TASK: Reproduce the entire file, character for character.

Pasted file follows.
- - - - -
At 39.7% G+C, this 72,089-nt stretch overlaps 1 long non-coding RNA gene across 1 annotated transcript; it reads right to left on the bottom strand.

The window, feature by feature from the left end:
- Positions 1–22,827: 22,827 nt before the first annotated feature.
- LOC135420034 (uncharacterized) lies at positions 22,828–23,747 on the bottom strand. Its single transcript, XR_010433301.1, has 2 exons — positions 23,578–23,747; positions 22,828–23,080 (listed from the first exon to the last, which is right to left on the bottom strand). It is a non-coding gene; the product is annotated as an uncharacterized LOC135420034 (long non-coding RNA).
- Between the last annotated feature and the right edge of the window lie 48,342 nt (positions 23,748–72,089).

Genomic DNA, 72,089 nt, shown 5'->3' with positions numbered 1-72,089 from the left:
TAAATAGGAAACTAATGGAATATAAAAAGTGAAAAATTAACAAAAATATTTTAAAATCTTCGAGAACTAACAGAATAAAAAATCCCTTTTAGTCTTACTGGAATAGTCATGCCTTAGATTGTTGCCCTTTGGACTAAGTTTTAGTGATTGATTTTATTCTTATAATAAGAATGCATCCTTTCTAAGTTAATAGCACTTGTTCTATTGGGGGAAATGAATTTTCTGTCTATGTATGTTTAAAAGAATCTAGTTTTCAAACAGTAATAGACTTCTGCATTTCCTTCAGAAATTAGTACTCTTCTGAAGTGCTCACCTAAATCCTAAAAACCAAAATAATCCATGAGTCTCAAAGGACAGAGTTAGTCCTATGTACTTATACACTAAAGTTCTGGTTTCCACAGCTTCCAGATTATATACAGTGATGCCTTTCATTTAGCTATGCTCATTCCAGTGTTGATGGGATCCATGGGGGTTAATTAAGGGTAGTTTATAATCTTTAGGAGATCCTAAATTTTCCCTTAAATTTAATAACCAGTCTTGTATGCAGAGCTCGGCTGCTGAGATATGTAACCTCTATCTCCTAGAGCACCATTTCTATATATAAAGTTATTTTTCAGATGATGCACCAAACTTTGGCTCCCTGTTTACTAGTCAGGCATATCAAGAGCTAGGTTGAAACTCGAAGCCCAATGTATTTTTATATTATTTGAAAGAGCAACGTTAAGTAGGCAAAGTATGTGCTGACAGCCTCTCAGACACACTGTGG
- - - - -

At 39.7% G+C, this 72,089-nt stretch overlaps 1 long non-coding RNA gene across 1 annotated transcript; it reads right to left on the bottom strand.

The window, feature by feature from the left end:
- Positions 1–22,827: 22,827 nt before the first annotated feature.
- LOC135420034 (uncharacterized) lies at positions 22,828–23,747 on the bottom strand. Its single transcript, XR_010433301.1, has 2 exons — positions 23,578–23,747; positions 22,828–23,080 (listed from the first exon to the last, which is right to left on the bottom strand). It is a non-coding gene; the product is annotated as an uncharacterized LOC135420034 (long non-coding RNA).
- Between the last annotated feature and the right edge of the window lie 48,342 nt (positions 23,748–72,089).

Genomic DNA, 72,089 nt, shown 5'->3' with positions numbered 1-72,089 from the left:
TAAATAGGAAACTAATGGAATATAAAAAGTGAAAAATTAACAAAAATATTTTAAAATCTTCGAGAACTAACAGAATAAAAAATCCCTTTTAGTCTTACTGGAATAGTCATGCCTTAGATTGTTGCCCTTTGGACTAAGTTTTAGTGATTGATTTTATTCTTATAATAAGAATGCATCCTTTCTAAGTTAATAGCACTTGTTCTATTGGGGGAAATGAATTTTCTGTCTATGTATGTTTAAAAGAATCTAGTTTTCAAACAGTAATAGACTTCTGCATTTCCTTCAGAAATTAGTACTCTTCTGAAGTGCTCACCTAAATCCTAAAAACCAAAATAATCCATGAGTCTCAAAGGACAGAGTTAGTCCTATGTACTTATACACTAAAGTTCTGGTTTCCACAGCTTCCAGATTATATACAGTGATGCCTTTCATTTAGCTATGCTCATTCCAGTGTTGATGGGATCCATGGGGGTTAATTAAGGGTAGTTTATAATCTTTAGGAGATCCTAAATTTTCCCTTAAATTTAATAACCAGTCTTGTATGCAGAGCTCGGCTGCTGAGATATGTAACCTCTATCTCCTAGAGCACCATTTCTATATATAAAGTTATTTTTCAGATGATGCACCAAACTTTGGCTCCCTGTTTACTAGTCAGGCATATCAAGAGCTAGGTTGAAACTCGAAGCCCAATGTATTTTTATATTATTTGAAAGAGCAACGTTAAGTAGGCAAAGTATGTGCTGACAGCCTCTCAGACACACTGTGG